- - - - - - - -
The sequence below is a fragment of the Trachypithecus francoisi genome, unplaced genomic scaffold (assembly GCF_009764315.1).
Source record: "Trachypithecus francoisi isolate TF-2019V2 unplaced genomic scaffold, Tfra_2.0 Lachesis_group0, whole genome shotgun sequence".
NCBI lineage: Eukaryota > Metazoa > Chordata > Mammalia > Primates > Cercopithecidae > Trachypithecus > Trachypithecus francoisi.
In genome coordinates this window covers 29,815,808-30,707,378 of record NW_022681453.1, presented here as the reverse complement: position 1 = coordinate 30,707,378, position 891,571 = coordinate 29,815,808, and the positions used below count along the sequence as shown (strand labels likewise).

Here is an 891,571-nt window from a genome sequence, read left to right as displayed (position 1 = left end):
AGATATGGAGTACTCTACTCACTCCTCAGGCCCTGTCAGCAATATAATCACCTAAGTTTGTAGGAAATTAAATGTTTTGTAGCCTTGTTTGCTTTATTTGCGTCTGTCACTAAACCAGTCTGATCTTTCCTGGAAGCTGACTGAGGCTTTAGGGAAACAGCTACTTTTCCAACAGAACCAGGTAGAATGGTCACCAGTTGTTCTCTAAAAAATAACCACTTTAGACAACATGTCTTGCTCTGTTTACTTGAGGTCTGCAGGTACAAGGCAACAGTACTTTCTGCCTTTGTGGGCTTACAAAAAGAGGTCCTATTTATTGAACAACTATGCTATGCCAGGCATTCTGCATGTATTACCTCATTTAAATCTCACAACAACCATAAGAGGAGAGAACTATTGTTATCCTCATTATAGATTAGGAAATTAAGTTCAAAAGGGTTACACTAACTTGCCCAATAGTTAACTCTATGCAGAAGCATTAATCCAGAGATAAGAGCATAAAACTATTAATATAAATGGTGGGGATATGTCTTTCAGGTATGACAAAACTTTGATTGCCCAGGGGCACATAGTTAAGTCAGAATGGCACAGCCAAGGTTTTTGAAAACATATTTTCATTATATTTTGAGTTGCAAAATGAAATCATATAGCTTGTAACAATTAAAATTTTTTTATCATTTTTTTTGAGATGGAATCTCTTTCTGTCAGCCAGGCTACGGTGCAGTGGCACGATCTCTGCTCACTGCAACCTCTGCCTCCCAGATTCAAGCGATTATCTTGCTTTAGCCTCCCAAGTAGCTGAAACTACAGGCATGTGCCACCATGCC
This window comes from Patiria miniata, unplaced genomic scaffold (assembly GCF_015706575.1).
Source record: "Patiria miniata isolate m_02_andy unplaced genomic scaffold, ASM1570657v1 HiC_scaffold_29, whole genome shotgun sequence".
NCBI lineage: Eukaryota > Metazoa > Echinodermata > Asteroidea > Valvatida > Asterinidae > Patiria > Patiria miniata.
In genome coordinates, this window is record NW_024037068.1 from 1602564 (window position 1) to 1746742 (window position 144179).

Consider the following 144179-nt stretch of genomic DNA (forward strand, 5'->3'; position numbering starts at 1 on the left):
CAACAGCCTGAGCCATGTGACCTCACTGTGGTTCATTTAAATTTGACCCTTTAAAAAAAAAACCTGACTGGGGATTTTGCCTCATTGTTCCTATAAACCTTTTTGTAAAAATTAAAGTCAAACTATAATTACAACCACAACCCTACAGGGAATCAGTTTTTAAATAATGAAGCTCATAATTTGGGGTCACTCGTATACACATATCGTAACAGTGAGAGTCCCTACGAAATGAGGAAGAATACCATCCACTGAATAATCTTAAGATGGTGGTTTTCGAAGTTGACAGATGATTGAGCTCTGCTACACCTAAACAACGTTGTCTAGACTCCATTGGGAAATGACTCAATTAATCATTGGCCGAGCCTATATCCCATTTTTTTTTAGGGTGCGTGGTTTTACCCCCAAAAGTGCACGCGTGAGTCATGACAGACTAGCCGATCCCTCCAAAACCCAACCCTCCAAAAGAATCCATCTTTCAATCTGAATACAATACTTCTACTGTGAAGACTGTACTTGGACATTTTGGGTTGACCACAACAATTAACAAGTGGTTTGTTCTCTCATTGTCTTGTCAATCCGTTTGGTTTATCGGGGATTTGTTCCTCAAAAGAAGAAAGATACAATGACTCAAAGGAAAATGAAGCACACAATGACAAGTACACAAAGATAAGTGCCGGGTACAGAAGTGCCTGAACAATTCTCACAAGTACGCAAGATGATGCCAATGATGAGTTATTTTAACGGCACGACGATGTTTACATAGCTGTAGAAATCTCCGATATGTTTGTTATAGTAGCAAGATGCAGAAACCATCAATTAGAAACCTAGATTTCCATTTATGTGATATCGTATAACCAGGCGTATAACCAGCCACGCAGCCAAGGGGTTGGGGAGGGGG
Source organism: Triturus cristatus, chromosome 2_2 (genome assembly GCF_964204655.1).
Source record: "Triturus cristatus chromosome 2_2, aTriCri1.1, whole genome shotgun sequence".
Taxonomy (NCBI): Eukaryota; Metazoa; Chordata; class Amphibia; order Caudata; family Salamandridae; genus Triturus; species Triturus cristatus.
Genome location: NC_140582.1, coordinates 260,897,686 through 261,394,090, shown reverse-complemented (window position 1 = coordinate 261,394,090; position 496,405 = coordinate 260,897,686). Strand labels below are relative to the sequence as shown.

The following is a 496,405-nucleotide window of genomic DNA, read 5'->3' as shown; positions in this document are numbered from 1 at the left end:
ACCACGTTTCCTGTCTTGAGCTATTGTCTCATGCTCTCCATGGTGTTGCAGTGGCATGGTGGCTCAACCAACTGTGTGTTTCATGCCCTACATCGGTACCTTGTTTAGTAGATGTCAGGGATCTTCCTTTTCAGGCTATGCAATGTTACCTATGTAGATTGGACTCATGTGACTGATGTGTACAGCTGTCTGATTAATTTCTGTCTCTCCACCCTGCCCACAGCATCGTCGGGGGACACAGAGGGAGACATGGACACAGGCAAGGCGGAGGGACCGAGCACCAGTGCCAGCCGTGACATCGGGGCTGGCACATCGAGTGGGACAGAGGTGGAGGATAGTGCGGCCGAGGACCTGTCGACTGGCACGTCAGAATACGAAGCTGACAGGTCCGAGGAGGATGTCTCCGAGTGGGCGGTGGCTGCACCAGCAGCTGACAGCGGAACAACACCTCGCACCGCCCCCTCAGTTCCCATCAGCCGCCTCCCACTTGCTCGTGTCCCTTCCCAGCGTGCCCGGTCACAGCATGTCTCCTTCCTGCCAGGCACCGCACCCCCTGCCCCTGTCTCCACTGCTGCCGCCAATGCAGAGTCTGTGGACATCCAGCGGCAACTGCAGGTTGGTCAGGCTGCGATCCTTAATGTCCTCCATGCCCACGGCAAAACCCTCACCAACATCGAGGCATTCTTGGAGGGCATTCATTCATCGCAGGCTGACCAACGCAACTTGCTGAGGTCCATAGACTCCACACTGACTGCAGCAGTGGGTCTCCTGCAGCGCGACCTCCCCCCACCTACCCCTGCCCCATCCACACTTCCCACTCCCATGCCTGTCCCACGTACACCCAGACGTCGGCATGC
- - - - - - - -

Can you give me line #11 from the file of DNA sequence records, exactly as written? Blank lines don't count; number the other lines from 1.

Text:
Consider the following 144179-nt stretch of genomic DNA (forward strand, 5'->3'; position numbering starts at 1 on the left):